Staffing Costs Key to OS/400 Low-Cost Success
Finally, OS/400 had the lowest overall staffing costs, being half as expensive as HP-UX or AIX, three times less expensive than Windows NT, four times less expensive than Windows 2000, and six times less expensive than Sun Solaris. This single factor (the cost of running the show!) made the OS/400 operating system environment the lowest TCO leader, making it half as expensive as Windows NT or AIX, three times less expensive than HP-UX, and five times less expensive than Sun Solaris.
Good News, Sorta...
Of course, this Meta study is good news for the iSeries, but it's doubtful that it will seriously impact either the momentum or the sales of the platform. If only companies used TCO to choose their ERP computing platform!
Unfortunately for the iSeries, the opposite is true at most customer sites. Customers first choose their preferred ERP software package to meet their company needs. If the particular package doesn't run on the iSeries, the story ends there. However, even if the chosen package runs under OS/400, the opportunities to bring the iSeries forward into the sales cycle are few and far between for the sales representative. Why?
These days, CFOs and CEOs are not really interested in the hardware or the operating system that runs the ERP software. The TCO argument seldom even reaches their ears. On the other hand, IT departments and consultants--the principal advisors in the ERP server decision-making cycle--seldom think outside the boundaries of their own previous operating system experience. Consequently, a UNIX shop will become a UNIX ERP site; likewise, a Windows NT shop will only consider the challenges they will face implementing of ERP on that preferred platform. And--cost be damned!--a Sun Solaris shop will throw its preference behind Solaris even though it has proven to be--in some cases--93 times more expensive to run than the lowly OS/400 platform. Under such a stultifying atmosphere of prejudice, iSeries faces a tough challenge making inroads, even if IBM gave the platform away.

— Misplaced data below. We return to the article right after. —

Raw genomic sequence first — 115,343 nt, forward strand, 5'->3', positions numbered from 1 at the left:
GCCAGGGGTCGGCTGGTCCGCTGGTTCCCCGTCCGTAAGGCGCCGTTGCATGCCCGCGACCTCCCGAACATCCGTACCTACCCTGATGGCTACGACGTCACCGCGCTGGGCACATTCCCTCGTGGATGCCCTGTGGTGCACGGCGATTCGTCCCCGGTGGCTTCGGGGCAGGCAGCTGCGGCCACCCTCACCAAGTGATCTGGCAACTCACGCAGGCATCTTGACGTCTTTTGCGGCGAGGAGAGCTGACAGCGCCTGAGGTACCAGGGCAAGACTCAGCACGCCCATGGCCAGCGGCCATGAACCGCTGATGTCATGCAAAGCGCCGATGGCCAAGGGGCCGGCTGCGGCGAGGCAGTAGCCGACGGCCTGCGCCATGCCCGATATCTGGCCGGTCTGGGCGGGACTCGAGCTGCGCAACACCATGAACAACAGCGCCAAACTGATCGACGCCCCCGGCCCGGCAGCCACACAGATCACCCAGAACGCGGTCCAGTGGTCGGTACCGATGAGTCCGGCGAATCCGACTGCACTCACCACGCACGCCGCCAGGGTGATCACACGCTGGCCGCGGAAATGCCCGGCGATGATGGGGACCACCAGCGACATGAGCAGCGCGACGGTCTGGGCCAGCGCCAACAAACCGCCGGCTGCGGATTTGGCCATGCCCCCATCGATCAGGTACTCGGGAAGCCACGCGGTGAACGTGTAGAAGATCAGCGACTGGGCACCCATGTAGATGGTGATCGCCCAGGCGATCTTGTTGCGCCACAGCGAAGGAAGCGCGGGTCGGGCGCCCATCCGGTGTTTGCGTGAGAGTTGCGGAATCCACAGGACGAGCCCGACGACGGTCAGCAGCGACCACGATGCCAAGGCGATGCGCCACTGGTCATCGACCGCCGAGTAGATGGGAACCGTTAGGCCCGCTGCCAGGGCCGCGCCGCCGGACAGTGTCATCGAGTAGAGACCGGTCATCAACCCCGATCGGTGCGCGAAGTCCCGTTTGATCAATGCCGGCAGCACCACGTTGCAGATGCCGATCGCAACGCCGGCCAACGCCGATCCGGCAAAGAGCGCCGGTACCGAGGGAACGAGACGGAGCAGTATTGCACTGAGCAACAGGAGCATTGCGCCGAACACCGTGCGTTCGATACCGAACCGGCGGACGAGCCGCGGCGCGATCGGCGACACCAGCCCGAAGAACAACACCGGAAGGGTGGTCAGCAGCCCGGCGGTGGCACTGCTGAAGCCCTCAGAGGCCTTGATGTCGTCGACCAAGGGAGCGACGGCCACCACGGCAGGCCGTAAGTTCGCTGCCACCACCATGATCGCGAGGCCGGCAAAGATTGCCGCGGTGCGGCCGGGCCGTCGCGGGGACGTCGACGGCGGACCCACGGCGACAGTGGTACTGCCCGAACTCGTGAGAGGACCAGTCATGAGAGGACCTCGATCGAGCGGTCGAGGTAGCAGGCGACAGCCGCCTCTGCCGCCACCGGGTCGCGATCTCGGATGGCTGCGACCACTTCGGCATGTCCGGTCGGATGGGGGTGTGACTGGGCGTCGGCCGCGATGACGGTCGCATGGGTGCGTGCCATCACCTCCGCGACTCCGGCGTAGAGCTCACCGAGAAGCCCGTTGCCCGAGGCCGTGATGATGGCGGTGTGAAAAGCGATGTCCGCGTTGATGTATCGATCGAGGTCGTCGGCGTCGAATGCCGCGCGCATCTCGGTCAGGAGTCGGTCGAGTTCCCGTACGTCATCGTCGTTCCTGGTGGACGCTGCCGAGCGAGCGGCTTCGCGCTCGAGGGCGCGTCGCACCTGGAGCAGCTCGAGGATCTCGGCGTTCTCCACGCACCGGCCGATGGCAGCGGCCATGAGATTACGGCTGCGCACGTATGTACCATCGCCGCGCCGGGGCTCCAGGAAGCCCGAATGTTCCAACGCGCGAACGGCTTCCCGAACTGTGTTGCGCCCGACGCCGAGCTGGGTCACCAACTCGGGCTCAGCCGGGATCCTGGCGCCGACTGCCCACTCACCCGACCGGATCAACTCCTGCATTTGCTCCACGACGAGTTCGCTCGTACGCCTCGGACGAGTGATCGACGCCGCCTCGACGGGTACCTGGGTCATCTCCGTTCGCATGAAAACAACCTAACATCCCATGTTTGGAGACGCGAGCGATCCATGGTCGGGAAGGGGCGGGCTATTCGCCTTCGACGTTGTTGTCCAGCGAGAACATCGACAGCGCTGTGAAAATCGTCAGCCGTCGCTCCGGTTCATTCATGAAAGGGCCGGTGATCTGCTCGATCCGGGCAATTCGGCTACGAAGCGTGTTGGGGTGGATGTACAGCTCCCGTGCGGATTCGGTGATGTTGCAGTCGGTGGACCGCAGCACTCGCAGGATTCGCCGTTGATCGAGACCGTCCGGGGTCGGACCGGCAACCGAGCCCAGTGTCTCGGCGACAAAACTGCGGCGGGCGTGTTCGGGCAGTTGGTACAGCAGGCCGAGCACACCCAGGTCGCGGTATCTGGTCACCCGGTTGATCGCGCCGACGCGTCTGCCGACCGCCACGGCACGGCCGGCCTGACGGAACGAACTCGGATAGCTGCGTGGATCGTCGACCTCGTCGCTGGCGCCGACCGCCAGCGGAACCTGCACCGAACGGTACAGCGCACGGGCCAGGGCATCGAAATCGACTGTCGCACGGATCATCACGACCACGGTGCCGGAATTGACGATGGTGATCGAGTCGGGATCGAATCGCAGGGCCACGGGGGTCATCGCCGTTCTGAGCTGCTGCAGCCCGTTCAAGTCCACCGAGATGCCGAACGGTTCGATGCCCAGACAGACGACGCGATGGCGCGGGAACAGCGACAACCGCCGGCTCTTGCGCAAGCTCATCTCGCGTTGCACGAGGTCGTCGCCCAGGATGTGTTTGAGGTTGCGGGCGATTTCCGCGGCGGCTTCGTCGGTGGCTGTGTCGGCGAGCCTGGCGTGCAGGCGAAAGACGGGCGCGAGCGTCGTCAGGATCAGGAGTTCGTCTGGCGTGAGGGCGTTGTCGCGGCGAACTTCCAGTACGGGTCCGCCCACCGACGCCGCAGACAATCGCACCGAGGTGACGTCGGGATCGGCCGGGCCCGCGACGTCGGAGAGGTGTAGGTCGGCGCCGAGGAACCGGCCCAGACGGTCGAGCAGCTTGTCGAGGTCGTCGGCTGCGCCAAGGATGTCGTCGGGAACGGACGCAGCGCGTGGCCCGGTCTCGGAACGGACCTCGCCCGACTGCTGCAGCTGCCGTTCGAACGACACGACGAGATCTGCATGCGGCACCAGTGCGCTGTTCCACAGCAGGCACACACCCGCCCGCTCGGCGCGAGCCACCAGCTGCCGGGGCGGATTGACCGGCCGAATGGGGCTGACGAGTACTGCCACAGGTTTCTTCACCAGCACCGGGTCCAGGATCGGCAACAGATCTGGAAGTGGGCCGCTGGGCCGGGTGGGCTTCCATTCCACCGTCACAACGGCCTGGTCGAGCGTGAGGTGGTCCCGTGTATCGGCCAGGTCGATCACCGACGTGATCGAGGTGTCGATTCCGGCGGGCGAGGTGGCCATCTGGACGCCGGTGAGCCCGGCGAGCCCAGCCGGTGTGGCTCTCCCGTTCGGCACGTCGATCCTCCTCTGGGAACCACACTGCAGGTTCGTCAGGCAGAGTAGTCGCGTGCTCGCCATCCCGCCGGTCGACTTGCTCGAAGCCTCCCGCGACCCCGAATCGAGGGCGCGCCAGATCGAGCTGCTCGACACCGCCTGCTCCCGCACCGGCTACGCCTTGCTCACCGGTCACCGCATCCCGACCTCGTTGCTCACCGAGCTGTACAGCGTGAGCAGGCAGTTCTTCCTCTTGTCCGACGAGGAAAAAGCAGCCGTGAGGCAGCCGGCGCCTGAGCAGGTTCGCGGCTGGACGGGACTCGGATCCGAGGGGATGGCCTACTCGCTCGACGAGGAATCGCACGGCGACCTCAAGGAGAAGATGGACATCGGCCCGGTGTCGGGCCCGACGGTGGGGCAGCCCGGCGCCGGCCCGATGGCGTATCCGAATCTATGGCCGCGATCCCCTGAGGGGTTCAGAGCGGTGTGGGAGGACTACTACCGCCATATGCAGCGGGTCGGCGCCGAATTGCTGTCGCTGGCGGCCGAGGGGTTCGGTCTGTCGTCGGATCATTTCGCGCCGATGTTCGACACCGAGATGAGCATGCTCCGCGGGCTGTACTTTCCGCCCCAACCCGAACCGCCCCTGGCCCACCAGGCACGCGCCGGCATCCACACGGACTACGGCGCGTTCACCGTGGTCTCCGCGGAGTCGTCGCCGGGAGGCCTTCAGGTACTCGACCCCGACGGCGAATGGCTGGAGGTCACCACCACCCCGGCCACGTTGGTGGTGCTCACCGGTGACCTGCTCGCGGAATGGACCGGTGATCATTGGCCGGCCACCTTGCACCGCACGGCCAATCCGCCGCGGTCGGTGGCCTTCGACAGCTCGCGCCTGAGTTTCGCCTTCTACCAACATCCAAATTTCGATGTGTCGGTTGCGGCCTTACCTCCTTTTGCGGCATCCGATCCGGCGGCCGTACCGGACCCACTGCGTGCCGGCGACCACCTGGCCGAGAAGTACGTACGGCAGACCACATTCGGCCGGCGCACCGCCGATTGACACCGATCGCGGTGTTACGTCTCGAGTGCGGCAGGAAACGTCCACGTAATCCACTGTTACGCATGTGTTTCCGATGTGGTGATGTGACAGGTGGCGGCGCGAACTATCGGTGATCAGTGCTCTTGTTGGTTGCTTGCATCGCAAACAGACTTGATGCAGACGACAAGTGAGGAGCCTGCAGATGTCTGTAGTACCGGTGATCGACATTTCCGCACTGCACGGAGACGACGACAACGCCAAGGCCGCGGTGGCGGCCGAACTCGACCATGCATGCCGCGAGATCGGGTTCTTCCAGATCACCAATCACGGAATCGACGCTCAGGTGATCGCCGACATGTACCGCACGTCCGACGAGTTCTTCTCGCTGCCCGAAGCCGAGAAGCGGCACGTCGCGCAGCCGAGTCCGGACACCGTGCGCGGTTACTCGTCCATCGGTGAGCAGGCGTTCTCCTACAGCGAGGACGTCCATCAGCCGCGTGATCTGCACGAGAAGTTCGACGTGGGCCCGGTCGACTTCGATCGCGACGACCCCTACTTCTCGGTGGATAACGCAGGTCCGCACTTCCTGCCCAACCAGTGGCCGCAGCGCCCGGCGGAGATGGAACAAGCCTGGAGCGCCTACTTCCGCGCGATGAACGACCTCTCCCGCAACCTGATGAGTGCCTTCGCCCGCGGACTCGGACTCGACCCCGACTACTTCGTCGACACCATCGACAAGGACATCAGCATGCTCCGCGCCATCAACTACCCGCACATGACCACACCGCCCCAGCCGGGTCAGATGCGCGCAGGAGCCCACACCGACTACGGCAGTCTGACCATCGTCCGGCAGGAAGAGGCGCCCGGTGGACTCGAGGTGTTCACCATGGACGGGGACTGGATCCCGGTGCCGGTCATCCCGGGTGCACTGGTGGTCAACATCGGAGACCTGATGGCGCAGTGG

IBM Marketing Limitations
For its part, IBM once did a good job of promoting the AS/400 as the premier ERP computing platform--with incentives to IBM Business Partners and ERP vendors to bring the AS/400 forward in the sales cycle. This included incentives such as the Custom-Server packages that allowed vendors to pre-load their most common ERP configurations onto AS/400s at IBM Rochester. But unfortunately, the new IBM Business Partner structure today no longer adequately rewards the IBM sales representative for pushing an iSeries over an xSeries or pSeries ERP solution. Within IBM, marketing leverage for the iSeries General Manager and Marketing Manager for the brand is by all accounts quite limited. Though IBM claims it has no plans to abandon the iSeries platform or its loyal customer base, the current IT recession must certainly place an added burden on these individuals.
So, in the final analysis, though the TCO argument for the iSeries is still vital to the overall psychology of a company considering it for ERP implementation, it is no longer the argument that will sway an organization's selection criteria. In today's mid-market environment, the TCO for ERP becomes merely another bullet on a list of potentially significant advantages, hidden somewhere deep within IBM's Web site. The new potential iSeries customer seldom sees the TCO argument, scarcely understands it, and rarely considers it at all.